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abiem

macrumors newbie
Original poster
Jul 25, 2014
21
10
So I was cleaning up my iPhone7 to give away to family...when I took the last step to go 'wash it clean' before it put it away (I've done this many times before). BUT — I found out after that my wife hadn't insert the SIM tray back in its slot yet.

So you guessed it, the phone is now dead after 1 night of constant rebooting. Q: What do I do now? Is recycling the iPhone back to apple the best/only choice? I checked but to 'replace' an iPhone 7 @ Apple is $350 which is not worth it at all. So thought I'd ask the community for opinions. Thanks!
 

Shadowbech

macrumors 604
Oct 18, 2011
7,950
4,065
Even if the iPhone 7 and newer is rated to be water resistance, I still would not wash the phone in water for possible damage that can happen but of course at your own risk. What I would have done was the other way, to take a wet cloth and wipe the phone clean. But that's just me.

I've heard silica gel would work better than rice.
 
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JPack

macrumors G3
Mar 27, 2017
8,809
15,122
With that much water, the logic board will corrode even if you dry it out. A repair shop needs to remove the board and clean it with alcohol or ultrasonic.

Also, the rice method is a myth - it's no better than air drying.
 

velocityg4

macrumors 604
Dec 19, 2004
6,786
3,924
Georgia
In the future. Rather than washing a phone. Dampen a cotton washcloth or rag with 70% isopropyl (rubbing) alcohol. Wipe it down. Then dry it with a clean, dry cloth. This will get it squeaky clean without ruining it.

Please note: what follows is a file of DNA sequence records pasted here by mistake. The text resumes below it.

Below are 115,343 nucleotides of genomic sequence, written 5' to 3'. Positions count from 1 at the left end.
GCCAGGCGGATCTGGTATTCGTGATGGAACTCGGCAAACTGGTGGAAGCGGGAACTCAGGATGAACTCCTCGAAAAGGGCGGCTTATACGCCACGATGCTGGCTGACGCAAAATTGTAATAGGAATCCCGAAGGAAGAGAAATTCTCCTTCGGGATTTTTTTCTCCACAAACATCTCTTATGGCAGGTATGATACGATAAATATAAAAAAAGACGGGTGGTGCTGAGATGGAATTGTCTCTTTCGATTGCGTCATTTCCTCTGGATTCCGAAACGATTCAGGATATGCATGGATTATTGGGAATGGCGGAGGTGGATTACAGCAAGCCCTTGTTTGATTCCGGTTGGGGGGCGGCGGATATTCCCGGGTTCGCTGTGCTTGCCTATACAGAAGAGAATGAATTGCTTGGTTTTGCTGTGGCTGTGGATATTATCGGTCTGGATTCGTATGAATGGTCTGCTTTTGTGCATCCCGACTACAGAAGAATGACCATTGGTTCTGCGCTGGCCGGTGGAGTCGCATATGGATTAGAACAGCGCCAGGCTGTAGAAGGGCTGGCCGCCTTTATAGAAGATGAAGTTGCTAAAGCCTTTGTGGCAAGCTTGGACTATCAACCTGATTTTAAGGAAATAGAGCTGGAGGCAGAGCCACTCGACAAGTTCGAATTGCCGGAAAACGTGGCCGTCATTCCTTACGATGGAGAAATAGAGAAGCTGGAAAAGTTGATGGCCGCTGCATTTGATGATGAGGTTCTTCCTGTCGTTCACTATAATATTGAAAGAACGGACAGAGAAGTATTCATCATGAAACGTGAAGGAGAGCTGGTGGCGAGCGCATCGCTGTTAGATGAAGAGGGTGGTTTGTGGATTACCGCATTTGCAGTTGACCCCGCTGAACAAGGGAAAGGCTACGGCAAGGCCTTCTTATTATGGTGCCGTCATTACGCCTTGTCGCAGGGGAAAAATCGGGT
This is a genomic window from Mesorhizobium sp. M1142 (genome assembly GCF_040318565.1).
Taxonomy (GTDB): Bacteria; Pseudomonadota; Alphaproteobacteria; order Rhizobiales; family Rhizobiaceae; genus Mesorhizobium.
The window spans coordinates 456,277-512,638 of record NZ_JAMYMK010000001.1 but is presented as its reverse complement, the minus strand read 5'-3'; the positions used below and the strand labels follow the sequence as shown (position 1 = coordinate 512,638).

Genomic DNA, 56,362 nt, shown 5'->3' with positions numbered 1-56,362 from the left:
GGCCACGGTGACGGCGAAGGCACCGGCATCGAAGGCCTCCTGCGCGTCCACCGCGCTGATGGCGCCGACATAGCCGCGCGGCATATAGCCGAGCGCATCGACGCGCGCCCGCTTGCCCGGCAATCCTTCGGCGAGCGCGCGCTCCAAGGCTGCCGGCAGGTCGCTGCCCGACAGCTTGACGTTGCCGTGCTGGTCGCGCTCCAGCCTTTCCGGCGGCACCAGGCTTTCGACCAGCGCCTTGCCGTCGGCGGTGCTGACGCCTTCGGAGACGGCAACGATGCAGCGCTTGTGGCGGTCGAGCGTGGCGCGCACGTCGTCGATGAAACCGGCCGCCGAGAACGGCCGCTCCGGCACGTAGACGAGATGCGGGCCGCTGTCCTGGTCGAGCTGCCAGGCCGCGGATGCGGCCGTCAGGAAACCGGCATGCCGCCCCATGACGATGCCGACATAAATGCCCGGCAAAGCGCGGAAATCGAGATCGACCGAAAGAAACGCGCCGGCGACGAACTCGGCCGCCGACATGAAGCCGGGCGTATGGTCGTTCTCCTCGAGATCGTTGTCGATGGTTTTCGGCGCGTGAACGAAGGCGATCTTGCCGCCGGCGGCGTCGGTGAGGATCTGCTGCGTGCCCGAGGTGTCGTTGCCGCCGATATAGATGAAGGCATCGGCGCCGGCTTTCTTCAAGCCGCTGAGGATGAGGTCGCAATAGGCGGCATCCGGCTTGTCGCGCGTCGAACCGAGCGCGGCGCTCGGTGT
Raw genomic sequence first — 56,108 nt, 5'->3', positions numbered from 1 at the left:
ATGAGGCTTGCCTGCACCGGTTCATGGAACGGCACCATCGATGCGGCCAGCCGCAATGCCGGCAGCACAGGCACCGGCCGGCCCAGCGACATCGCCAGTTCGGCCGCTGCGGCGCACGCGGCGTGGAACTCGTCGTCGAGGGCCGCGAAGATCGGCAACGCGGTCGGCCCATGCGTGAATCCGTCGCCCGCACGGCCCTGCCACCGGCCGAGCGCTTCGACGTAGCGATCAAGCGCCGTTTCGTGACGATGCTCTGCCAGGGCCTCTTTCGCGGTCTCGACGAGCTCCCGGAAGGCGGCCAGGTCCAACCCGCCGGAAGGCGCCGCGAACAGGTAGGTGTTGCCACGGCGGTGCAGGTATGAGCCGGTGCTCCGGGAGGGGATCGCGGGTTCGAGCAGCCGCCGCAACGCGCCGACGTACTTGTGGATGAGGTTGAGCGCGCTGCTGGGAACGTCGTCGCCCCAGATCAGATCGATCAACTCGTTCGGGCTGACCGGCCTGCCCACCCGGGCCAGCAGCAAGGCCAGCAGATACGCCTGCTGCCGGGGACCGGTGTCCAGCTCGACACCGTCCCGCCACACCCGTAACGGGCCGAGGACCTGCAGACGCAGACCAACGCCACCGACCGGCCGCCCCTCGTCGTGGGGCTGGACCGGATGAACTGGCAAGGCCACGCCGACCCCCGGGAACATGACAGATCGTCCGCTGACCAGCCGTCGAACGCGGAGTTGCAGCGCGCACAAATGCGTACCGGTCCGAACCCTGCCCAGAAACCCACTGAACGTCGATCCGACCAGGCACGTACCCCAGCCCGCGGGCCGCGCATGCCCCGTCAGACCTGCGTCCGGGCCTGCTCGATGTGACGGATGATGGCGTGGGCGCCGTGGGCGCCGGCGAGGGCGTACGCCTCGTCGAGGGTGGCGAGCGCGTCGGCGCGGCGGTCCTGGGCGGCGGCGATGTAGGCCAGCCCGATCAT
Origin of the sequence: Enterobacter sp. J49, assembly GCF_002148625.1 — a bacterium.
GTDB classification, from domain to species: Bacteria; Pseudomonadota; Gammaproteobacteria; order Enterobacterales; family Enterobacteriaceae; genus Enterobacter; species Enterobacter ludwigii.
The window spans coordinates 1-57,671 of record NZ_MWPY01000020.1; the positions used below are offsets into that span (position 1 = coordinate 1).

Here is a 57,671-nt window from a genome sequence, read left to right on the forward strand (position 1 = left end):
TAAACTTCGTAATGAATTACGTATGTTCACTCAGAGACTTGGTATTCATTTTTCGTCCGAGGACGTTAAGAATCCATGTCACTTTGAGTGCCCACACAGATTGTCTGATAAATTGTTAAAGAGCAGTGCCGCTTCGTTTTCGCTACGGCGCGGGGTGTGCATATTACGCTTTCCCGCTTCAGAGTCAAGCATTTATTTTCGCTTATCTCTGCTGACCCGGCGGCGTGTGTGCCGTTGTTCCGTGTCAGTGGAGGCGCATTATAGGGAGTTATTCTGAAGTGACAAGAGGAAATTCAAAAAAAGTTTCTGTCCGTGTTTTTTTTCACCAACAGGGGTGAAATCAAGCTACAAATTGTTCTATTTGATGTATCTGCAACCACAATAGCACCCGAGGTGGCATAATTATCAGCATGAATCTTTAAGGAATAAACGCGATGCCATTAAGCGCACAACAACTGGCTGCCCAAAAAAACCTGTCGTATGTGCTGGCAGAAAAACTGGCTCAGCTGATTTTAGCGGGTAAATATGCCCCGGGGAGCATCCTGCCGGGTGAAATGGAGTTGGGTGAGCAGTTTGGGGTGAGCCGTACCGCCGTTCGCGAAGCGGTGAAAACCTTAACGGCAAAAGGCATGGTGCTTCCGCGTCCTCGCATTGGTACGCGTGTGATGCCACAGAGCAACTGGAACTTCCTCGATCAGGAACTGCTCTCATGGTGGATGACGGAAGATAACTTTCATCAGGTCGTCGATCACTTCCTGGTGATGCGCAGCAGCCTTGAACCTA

With that much water. I would open it up and let it dry out.
 

Ulenspiegel

macrumors 68040
Nov 8, 2014
3,213
2,482
Land of Flanders and Elsewhere
With that much water, the logic board will corrode even if you dry it out. A repair shop needs to remove the board and clean it with alcohol or ultrasonic.

Also, the rice method is a myth - it's no better than air drying.
Well, unfortunately I had to try it 3 years ago when my iPhone slipped from my hand into the water. It worked. Sometimes it does, sometimes it doesn't.
As many examples prove it, it is not a myth.
 
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JPack

macrumors G3
Mar 27, 2017
8,809
15,122
Well, unfortunately I had to try it 3 years ago when my iPhone slipped from my hand into the water. It worked. Sometimes it does, sometimes it doesn't.
As many examples prove it, it is not a myth.

It's a myth because actual testing shows open air drying performs better than using rice. Whether it's iFixit or iPad Rehab, nobody who repairs phones professionally will suggest rice.

"Dry, uncooked conventional rice was the worst of the seven options we tested. It absorbed the least water in 24 hours, losing out to silica gel, cat litter, couscous, instant oatmeal, classic oatmeal and instant rice.

More importantly, the sponge that we left in open air performed far better than any of the drying agents.
"

 
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Ulenspiegel

macrumors 68040
Nov 8, 2014
3,213
2,482
Land of Flanders and Elsewhere
It's a myth because actual testing shows open air drying performs better than using rice. Whether it's iFixit or iPad Rehab, nobody who repairs phones professionally will suggest rice.

"Dry, uncooked conventional rice was the worst of the seven options we tested. It absorbed the least water in 24 hours, losing out to silica gel, cat litter, couscous, instant oatmeal, classic oatmeal and instant rice.

More importantly, the sponge that we left in open air performed far better than any of the drying agents.
"

Logically, if something performs better, it means the compared method works, but not better.
I shared with you my experience that I had to use on a weekend when no professional service was available. May I state here once again. It worked. The iPhone in question is still operational and used as a backup mobile.
 
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abiem

macrumors newbie
Original poster
Jul 25, 2014
21
10
I guess over all m doomed and just better off recycling the device back to Apple at least and see what they can salvage for the environment right?
 

AxlTJ

macrumors regular
Aug 3, 2018
102
19
I guess over all m doomed and just better off recycling the device back to Apple at least and see what they can salvage for the environment right?
Local technicians can clean it up far less expensive than Apple.
 
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